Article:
Camera Settings: f2.4, 1/147, ISO 16, full size 3024 x 4032

Click to enlarge (to 900 x 1200)
Copyright © 2022 Extramural Activity
Camera Settings: f2.4, 1/120, ISO 16, full size 3024 x 4032

Click to enlarge (to 900 x 1054)
Copyright © 2022 Extramural Activity
Camera Settings: f2.4, 1/233, ISO 16, full size 2818 x 3301

Click to enlarge (to 1200 x 900)
Copyright © 2022 Extramural Activity
Camera Settings: f1.8, 1/2825, ISO 20, full size 4032 x 3024
[X09963] [X09964] [X09965]
X09952 X09959 [X09961] X09960 X10010 X10001

Belfast Butchery

“Belfast Pogroms 1920-1922.” Against the backdrop of the first Dáil, the War Of Independence, and the debate in Westminster over the fourth Home Rule bill (it would be passed in November 1920), northern Protestants began to assert their de facto independence from the rest of Ireland – both in economic and in military terms.

On July 12th, 1920, Edward Carson spoke to a crowd in Derry and, addressing the government in Westminster, said “if you are yourself unable to protect us from the machinations of Sinn Féin, and you won’t take our help; well, then, we tell you we will take the matter into our own hands.” (Treason Felony). Nine days later, the “clearings” of Catholics from Belfast shipyards and mills began, with about 5,700 Catholics and 1,850 socialists (“rotten Prods“) being expelled from Workman Clark and Harland & Wolff yards, and in total 10,000 workers from yards and mills over the next two weeks (History Ireland). In combination with the straitened economic circumstances of the time (post WWI) thousands (23,140 according to this mural, which reproduces a flyer derived from the Irish News of October 6th, 1920 – via The Irish Story’s account of the start of the “Belfast Pogrom”) were on relief.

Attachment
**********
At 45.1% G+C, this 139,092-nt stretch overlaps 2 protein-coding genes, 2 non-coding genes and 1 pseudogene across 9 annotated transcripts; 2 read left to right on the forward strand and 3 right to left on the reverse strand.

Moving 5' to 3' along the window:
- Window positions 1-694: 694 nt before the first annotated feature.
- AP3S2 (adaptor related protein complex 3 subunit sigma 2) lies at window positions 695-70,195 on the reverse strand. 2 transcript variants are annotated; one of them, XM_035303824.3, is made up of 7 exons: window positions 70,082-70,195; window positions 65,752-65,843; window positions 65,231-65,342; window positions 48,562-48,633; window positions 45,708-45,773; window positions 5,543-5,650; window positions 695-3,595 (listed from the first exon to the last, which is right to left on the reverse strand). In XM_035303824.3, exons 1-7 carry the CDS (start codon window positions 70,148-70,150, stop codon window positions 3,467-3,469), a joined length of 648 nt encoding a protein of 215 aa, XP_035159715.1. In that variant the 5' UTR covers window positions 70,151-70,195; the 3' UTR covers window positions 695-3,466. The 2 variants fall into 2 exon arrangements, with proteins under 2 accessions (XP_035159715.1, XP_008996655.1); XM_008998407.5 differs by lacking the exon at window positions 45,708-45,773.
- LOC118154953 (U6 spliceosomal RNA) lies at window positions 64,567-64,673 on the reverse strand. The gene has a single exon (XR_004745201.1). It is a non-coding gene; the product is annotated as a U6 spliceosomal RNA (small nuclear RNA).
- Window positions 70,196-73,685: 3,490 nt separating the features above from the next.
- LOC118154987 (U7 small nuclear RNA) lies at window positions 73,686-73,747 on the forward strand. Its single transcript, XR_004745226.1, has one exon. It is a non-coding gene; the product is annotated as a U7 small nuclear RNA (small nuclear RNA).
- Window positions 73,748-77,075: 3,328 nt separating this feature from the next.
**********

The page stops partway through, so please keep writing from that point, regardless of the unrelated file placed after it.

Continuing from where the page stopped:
Militarily, in October, 1920, the Ulster Special Constabulary was established (drawing on members of the Ulster Volunteers, which had been reconstituted in June 1920, and the 21,000 members of the Ulster Imperial Guards (WP)) as an alternative to the Royal Irish Constabulary in fighting actions by the IRA in Belfast, Derry, and elsewhere in the north. On March 23rd, 1922, two officers of the Specials were killed in Belfast city centre by the IRA. In reprisal, two Catholic civilians were killed in the Short Strand, and in the early hours of March 24th, a party of five men, four dressed in RIC uniforms, burst into the home of Catholic businessman Owen McMahon and shot McMahon, his six sons, and one of his employees – only two of the sons survived. District Inspector John Nixon of the RIC was suspected of leading the attack on the McMahon household – see The RIC Murder Gang and Pat And Dan Duffin. (The headlines are from the Freeman’s Journal of March 25th, 1922 – see Joe Baker’s 80-page account of the murders of summer 1922; the photograph of the McMahon corpses that is reproduced in the mural can be seen at Slugger.)

This is the first half a new mural in Ascaill Ard Na bhFeá; the “1922” part will be presented tomorrow.

“Belfast Expelled Workers – How Carsonism has disgraced Belfast – Help from all quarters of the globe for victims of sh[a]meful pogrom – Drain on Ex[p]elled Workers[‘] Relief Fund. Total number of expelled workers registered – 8,104; Applications for registrations yesterday – 500; Average number of persons receiving relief daily – 23,140.”

“Belfast Butchery – Horrif[y]ing story of massacre of McMahon family – Dying man[‘]s declaration – Murderers dressed in police uniform and spoke with Belfast accents.”

Click to enlarge (to 900 x 1200)
Copyright © 2022 Extramural Activity
Camera Settings: f1.8, 1/960, ISO 20, full size 2918 x 3890

Click to enlarge (to 1200 x 900)
Copyright © 2022 Extramural Activity
Camera Settings: f2.4, 1/2825, ISO 16, full size 4032 x 3024

Click to enlarge (to 1000 x 750)
Copyright © 2022 Extramural Activity